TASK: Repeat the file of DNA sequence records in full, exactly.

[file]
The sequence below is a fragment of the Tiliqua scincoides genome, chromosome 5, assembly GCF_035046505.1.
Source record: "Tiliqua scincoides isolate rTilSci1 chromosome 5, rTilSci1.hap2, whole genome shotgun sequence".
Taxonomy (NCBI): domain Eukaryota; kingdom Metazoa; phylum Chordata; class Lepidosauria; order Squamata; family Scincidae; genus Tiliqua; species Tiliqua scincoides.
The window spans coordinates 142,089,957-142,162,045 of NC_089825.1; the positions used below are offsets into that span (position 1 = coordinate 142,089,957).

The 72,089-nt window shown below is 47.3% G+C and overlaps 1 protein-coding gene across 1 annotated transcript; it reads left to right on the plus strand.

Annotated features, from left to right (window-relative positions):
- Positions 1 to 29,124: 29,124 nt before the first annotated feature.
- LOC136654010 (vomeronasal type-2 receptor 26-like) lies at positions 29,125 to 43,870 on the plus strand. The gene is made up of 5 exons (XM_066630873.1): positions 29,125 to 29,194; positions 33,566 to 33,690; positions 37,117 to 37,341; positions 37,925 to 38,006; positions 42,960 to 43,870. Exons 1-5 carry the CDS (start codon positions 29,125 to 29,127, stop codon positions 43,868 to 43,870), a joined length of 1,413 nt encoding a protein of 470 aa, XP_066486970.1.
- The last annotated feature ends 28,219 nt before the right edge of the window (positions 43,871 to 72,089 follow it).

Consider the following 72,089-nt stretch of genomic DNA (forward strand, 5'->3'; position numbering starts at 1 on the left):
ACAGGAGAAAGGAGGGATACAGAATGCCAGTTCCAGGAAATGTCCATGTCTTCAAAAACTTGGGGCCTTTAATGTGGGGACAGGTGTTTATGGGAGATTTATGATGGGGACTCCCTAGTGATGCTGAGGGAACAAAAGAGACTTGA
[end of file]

The sequence below is a fragment of the Tiliqua scincoides genome, chromosome 5, assembly GCF_035046505.1.
Source record: "Tiliqua scincoides isolate rTilSci1 chromosome 5, rTilSci1.hap2, whole genome shotgun sequence".
Taxonomy (NCBI): domain Eukaryota; kingdom Metazoa; phylum Chordata; class Lepidosauria; order Squamata; family Scincidae; genus Tiliqua; species Tiliqua scincoides.
The window spans coordinates 142,089,957-142,162,045 of NC_089825.1; the positions used below are offsets into that span (position 1 = coordinate 142,089,957).

The 72,089-nt window shown below is 47.3% G+C and overlaps 1 protein-coding gene across 1 annotated transcript; it reads left to right on the plus strand.

Annotated features, from left to right (window-relative positions):
- Positions 1 to 29,124: 29,124 nt before the first annotated feature.
- LOC136654010 (vomeronasal type-2 receptor 26-like) lies at positions 29,125 to 43,870 on the plus strand. The gene is made up of 5 exons (XM_066630873.1): positions 29,125 to 29,194; positions 33,566 to 33,690; positions 37,117 to 37,341; positions 37,925 to 38,006; positions 42,960 to 43,870. Exons 1-5 carry the CDS (start codon positions 29,125 to 29,127, stop codon positions 43,868 to 43,870), a joined length of 1,413 nt encoding a protein of 470 aa, XP_066486970.1.
- The last annotated feature ends 28,219 nt before the right edge of the window (positions 43,871 to 72,089 follow it).

Consider the following 72,089-nt stretch of genomic DNA (forward strand, 5'->3'; position numbering starts at 1 on the left):
ACAGGAGAAAGGAGGGATACAGAATGCCAGTTCCAGGAAATGTCCATGTCTTCAAAAACTTGGGGCCTTTAATGTGGGGACAGGTGTTTATGGGAGATTTATGATGGGGACTCCCTAGTGATGCTGAGGGAACAAAAGAGACTTGA